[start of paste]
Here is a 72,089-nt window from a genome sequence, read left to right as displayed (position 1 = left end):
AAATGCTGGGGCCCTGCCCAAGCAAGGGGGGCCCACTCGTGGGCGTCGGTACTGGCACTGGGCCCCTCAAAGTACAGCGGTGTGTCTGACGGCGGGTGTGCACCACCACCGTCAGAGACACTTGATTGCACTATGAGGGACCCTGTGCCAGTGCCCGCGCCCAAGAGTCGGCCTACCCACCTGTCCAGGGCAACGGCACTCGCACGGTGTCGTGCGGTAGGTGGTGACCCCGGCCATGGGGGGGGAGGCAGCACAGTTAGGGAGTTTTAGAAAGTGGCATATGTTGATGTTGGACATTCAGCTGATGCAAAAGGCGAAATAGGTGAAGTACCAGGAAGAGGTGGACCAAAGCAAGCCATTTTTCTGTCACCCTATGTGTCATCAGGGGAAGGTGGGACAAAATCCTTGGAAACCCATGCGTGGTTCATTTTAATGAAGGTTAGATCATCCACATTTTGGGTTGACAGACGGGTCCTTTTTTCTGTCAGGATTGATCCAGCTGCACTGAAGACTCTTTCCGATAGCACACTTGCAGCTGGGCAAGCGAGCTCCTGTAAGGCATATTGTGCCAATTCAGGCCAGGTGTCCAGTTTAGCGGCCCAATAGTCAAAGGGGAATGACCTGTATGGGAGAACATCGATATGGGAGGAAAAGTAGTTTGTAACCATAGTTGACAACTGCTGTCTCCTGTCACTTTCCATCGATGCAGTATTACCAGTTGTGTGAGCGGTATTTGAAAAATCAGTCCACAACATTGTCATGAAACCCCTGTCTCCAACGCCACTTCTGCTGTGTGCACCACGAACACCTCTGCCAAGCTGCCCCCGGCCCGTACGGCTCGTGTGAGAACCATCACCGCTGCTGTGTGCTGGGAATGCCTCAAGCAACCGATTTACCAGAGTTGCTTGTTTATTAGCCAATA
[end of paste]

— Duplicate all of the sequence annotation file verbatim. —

Here is a 72,089-nt window from a genome sequence, read left to right as displayed (position 1 = left end):
AAATGCTGGGGCCCTGCCCAAGCAAGGGGGGCCCACTCGTGGGCGTCGGTACTGGCACTGGGCCCCTCAAAGTACAGCGGTGTGTCTGACGGCGGGTGTGCACCACCACCGTCAGAGACACTTGATTGCACTATGAGGGACCCTGTGCCAGTGCCCGCGCCCAAGAGTCGGCCTACCCACCTGTCCAGGGCAACGGCACTCGCACGGTGTCGTGCGGTAGGTGGTGACCCCGGCCATGGGGGGGGAGGCAGCACAGTTAGGGAGTTTTAGAAAGTGGCATATGTTGATGTTGGACATTCAGCTGATGCAAAAGGCGAAATAGGTGAAGTACCAGGAAGAGGTGGACCAAAGCAAGCCATTTTTCTGTCACCCTATGTGTCATCAGGGGAAGGTGGGACAAAATCCTTGGAAACCCATGCGTGGTTCATTTTAATGAAGGTTAGATCATCCACATTTTGGGTTGACAGACGGGTCCTTTTTTCTGTCAGGATTGATCCAGCTGCACTGAAGACTCTTTCCGATAGCACACTTGCAGCTGGGCAAGCGAGCTCCTGTAAGGCATATTGTGCCAATTCAGGCCAGGTGTCCAGTTTAGCGGCCCAATAGTCAAAGGGGAATGACCTGTATGGGAGAACATCGATATGGGAGGAAAAGTAGTTTGTAACCATAGTTGACAACTGCTGTCTCCTGTCACTTTCCATCGATGCAGTATTACCAGTTGTGTGAGCGGTATTTGAAAAATCAGTCCACAACATTGTCATGAAACCCCTGTCTCCAACGCCACTTCTGCTGTGTGCACCACGAACACCTCTGCCAAGCTGCCCCCGGCCCGTACGGCTCGTGTGAGAACCATCACCGCTGCTGTGTGCTGGGAATGCCTCAAGCAACCGATTTACCAGAGTTGCTTGTTTATTAGCCAATA